The 43rd annual Telluride Jazz Festival is rolling into town this weekend. I’ve seen all three headliners. Fortunately, they are three bands I am happy to see over and over. They are that good. And if you haven’t seen any of these acts, you are in for a treat. And bring your dancing shoes.
Friday night, Robert Randolph will take the Fred Shellman Memorial Stage and sit behind his electric pedal steel guitar. Randolph is the bearer of the musical tradition known as the Sacred Steel. Randolph learned the tradition at of the House of God Church in Orange, New Jersey.
“It was all church music,” Randolph said of his upbringing. “It was a movement within our church and that’s all we used to do.” The Sacred Steel tradition stretches back to the 1920s.
In his late teens, Randolph began to discover other forms of music. Jazz, funk and blues particularly drew him in. Randolph connected the dots between his secular music and popular music. “All music is related,” Randolph said. “Gospel is the same as blues. The only thing that changes is in hardcore gospel people are singing about God and Jesus and in the blues people are singing about ‘my baby left me’ and whiskey.”
By the early 2000s, Randolph had begun applying his dazzling steel guitar technique to secular music, and from that grew the Family Band. The group’s sound was so different than anything else around that they were soon packing New York City clubs. Their first album, 2002’s “Live at the Wetlands,” was recorded at the now-defunct jam band haven, and was followed by four studio albums and another live set, each widening the band’s audience — they’ve long been regulars on the festival circuit. Randolph and the Family Band have played the Telluride Blues & Blues Festival — Friday night marks their debut at the recently rebooted Telluride Jazz Festival.
The reigning king of New Orleans music Troy “Trombone Shorty” Andrews is headlining Saturday night. Shorty, as he is known, is a star all over the world, as evidenced by his recent performance in Barcelona that concluded with a Second Line Parade throughout the city.
If you have any doubt about Shorty’s clout in the music world, take a look at what he has been up to in the last several years: He played his fifth White House gig; backed Macklemore and Madonna at the Grammys; played on albums by She & Him, Zac Brown, Dierks Bentley and Mark Ronson; opened tours for Daryl Hall & John Oates and Red Hot Chili Peppers; appeared in Foo Fighters’ “Sonic Highways” documentary series; voiced the iconic sound of the adult characters in “The Peanuts Movie;” inherited the esteemed annual fest-closing set at the New Orleans Jazz & Heritage Festival in the tradition of Crescent City greats like the Neville Brothers and Professor Longhair; and released “Trombone Shorty,” a children’s book about his life that was named a Caldecott Honor Book in 2016.
Adding to that legacy, his Blue Note Records debut “Parking Lot Symphony” teamed Andrews with Grammy-nominated producer Chris Seefried (Andra Day, Fitz and the Tantrums) and an unexpected array of co-writers and players, including members of Edward Sharpe & The Magnetic Zeros, The Meters, Better Than Ezra, and Dumpstaphunk.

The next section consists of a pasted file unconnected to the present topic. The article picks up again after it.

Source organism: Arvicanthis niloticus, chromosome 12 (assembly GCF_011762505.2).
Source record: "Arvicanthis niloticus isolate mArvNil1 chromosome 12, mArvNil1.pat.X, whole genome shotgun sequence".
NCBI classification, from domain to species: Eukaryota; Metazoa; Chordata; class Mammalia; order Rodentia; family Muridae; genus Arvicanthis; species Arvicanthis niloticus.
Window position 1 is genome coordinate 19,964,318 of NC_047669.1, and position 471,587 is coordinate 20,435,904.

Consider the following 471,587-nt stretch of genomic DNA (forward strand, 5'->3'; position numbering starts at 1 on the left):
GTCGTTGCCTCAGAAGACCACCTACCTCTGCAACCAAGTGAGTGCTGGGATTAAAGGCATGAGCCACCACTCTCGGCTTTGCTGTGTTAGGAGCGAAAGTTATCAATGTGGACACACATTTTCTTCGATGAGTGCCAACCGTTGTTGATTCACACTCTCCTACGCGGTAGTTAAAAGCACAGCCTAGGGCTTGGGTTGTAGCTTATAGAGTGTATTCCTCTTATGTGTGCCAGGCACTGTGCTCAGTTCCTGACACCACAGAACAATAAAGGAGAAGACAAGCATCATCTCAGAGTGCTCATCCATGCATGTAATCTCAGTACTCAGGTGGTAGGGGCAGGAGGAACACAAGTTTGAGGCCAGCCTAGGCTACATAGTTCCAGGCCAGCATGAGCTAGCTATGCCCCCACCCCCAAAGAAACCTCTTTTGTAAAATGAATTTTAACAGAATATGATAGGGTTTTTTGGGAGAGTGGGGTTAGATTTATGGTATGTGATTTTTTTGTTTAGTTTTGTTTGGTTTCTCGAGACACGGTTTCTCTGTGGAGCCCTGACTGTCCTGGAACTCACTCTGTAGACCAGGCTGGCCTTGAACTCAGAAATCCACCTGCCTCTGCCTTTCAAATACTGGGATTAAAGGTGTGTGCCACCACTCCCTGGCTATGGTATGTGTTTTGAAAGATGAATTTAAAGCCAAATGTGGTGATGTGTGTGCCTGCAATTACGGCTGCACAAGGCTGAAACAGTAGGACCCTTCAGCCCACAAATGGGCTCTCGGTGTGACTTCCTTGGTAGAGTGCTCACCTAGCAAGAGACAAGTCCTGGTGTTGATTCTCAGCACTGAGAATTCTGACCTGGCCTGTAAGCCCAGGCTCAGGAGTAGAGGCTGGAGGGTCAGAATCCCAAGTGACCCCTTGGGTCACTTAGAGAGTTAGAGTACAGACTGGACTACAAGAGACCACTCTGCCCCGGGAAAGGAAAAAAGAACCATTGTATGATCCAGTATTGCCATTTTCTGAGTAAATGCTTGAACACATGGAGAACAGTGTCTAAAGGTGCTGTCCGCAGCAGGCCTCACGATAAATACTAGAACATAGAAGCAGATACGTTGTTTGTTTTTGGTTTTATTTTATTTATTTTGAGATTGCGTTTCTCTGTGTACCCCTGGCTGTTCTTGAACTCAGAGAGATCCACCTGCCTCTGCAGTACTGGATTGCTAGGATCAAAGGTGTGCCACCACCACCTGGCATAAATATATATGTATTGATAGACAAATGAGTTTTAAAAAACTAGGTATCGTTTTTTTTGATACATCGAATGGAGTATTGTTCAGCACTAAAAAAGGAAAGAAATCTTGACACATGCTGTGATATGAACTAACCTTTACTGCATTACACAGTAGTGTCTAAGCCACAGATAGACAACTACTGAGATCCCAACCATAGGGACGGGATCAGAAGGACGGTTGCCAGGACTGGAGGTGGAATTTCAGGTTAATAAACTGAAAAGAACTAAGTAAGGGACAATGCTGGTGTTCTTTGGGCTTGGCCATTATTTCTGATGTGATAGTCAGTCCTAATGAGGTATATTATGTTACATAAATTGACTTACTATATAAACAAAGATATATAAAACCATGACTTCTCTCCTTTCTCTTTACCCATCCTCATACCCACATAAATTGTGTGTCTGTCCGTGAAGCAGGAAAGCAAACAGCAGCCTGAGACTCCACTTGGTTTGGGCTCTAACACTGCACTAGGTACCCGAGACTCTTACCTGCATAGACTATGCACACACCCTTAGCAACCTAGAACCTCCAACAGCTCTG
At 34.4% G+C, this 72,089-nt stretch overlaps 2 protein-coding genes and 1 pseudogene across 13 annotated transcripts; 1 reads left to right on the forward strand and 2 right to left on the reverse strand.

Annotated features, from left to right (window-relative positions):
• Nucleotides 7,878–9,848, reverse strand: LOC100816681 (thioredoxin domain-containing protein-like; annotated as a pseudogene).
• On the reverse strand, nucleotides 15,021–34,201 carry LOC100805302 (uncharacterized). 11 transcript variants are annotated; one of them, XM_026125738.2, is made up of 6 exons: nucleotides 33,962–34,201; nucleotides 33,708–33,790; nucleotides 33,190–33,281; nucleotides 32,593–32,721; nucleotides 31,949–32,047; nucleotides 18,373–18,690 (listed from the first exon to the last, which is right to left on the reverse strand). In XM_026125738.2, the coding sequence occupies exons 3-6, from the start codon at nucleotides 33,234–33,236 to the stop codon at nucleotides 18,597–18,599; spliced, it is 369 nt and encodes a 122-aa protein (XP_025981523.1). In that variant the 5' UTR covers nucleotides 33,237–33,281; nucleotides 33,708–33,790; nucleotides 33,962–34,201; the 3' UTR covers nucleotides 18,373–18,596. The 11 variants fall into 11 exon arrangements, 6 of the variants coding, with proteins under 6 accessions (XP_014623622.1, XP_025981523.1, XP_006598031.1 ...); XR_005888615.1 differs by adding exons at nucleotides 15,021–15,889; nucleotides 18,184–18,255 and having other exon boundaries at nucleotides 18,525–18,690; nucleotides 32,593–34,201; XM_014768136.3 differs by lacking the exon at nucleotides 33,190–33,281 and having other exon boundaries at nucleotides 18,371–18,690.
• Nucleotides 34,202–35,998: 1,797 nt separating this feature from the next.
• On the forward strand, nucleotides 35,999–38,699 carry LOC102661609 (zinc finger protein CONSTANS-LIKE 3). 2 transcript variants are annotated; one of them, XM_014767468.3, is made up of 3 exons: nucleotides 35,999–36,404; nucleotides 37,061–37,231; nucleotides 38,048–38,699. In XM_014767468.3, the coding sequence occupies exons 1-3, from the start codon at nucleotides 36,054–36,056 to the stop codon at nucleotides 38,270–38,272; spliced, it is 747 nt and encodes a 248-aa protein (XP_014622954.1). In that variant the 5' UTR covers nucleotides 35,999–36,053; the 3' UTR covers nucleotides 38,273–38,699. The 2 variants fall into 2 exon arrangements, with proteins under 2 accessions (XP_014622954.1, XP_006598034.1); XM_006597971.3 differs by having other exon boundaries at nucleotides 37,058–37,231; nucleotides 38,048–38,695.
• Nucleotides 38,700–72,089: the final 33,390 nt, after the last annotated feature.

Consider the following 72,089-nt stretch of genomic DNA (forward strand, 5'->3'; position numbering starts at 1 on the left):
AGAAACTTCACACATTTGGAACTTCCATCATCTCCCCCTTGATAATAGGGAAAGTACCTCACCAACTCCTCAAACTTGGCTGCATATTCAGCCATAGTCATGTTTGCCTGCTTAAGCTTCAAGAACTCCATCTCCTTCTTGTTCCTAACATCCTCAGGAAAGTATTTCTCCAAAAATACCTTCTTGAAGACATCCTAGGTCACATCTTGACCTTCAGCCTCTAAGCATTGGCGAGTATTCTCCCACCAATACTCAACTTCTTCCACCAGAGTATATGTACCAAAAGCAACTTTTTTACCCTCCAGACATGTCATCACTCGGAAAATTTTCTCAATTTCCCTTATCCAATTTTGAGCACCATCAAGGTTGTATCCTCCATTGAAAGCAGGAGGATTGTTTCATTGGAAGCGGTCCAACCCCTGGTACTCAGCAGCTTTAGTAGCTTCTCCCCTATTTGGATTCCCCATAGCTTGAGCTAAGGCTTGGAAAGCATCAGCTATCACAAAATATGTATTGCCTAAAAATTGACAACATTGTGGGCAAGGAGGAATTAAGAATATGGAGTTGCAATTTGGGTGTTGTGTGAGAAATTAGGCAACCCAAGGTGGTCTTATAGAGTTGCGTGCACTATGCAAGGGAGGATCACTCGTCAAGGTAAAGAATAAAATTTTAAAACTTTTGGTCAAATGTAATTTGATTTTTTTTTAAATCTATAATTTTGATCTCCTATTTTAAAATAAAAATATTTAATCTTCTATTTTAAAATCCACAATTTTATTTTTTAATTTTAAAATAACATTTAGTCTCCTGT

The highlight of “Parking Lot Symphony” features a blistering cover of The Meters’ “It Ain’t No Use.”
Lettuce’s show Sunday night will be my second of the summer. In June, I went to Red Rocks and saw them perform a set of the Jerry Garcia Band’s music. It was one of the funkiest interpretations of the Garcia canon I’ve ever seen. Their second set was comprised of all Lettuce tunes, and while I was not that familiar with their work, it was funky and slinky and fun to dance to. I’m hoping they drop a few JGB songs this weekends, after all, it’s Jerry’s birthday Friday night.
Comprised of a stellar group of musicians — drummer Adam Deitch, guitarist Adam Smirnoff, bassist Erick “Jesus” Coomes, keyboardist and vocalist Nigel Hall, saxophonist Ryan Zoidis, and trumpet player Eric Bloom — Lettuce fuses multiple genres of music effortlessly.
Lettuce was formed in 1992, when several band members attended a summer program at Boston’s Berklee College of Music as teenagers; Lettuce was founded on a shared love of legendary funk artists like Earth, Wind & Fire and Tower of Power. After returning to Berklee as undergrads in 1994, Lettuce started playing in local clubs and steadily built up a following that soon extended to cities across the country and then throughout the world. Releasing their studio debut “Outta Here” in 2002, its follow-up “Rage!” in 2009, “Fly” in 2012 and “Crush” in 2015.
The band recently released its new album "Elevate" in June.
In recent years, Lettuce has watched their fan base expand as they’ve hit bigger and bigger stages. Their shows have a transformational quality, as their grooves are often trance-like. It’s not just audiences that are elevated. As bass player Erick “Jesus” Coomes puts it, “some of these shows we’ve played over the past couple years have been so amazing, it’s like you go home a different person.”